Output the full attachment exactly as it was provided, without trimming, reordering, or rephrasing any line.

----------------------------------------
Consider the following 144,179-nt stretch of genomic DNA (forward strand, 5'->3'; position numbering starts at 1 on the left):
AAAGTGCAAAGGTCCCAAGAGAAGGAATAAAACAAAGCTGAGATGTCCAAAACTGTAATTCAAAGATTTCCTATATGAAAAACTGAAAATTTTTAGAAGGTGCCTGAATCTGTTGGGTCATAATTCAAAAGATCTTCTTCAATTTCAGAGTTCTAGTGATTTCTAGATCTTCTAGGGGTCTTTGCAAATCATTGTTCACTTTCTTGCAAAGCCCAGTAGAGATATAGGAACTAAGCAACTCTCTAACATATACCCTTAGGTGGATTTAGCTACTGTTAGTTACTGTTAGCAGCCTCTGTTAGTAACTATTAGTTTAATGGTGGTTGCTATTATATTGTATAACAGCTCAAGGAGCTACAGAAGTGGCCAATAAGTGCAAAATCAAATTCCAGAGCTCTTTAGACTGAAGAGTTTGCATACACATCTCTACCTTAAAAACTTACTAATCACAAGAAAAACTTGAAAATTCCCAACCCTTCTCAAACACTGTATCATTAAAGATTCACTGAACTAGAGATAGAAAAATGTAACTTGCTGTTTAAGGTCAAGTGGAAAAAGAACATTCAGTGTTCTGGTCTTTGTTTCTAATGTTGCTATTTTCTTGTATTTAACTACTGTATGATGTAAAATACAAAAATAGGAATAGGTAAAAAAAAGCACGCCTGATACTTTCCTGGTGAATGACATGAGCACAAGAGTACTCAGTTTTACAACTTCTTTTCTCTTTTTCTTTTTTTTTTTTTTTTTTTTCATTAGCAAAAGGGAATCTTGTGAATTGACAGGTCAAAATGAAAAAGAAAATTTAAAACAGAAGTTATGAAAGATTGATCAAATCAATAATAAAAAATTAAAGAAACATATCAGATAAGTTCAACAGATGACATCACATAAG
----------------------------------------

Consider the following 144,179-nt stretch of genomic DNA (forward strand, 5'->3'; position numbering starts at 1 on the left):
AAAGTGCAAAGGTCCCAAGAGAAGGAATAAAACAAAGCTGAGATGTCCAAAACTGTAATTCAAAGATTTCCTATATGAAAAACTGAAAATTTTTAGAAGGTGCCTGAATCTGTTGGGTCATAATTCAAAAGATCTTCTTCAATTTCAGAGTTCTAGTGATTTCTAGATCTTCTAGGGGTCTTTGCAAATCATTGTTCACTTTCTTGCAAAGCCCAGTAGAGATATAGGAACTAAGCAACTCTCTAACATATACCCTTAGGTGGATTTAGCTACTGTTAGTTACTGTTAGCAGCCTCTGTTAGTAACTATTAGTTTAATGGTGGTTGCTATTATATTGTATAACAGCTCAAGGAGCTACAGAAGTGGCCAATAAGTGCAAAATCAAATTCCAGAGCTCTTTAGACTGAAGAGTTTGCATACACATCTCTACCTTAAAAACTTACTAATCACAAGAAAAACTTGAAAATTCCCAACCCTTCTCAAACACTGTATCATTAAAGATTCACTGAACTAGAGATAGAAAAATGTAACTTGCTGTTTAAGGTCAAGTGGAAAAAGAACATTCAGTGTTCTGGTCTTTGTTTCTAATGTTGCTATTTTCTTGTATTTAACTACTGTATGATGTAAAATACAAAAATAGGAATAGGTAAAAAAAAGCACGCCTGATACTTTCCTGGTGAATGACATGAGCACAAGAGTACTCAGTTTTACAACTTCTTTTCTCTTTTTCTTTTTTTTTTTTTTTTTTTTCATTAGCAAAAGGGAATCTTGTGAATTGACAGGTCAAAATGAAAAAGAAAATTTAAAACAGAAGTTATGAAAGATTGATCAAATCAATAATAAAAAATTAAAGAAACATATCAGATAAGTTCAACAGATGACATCACATAAG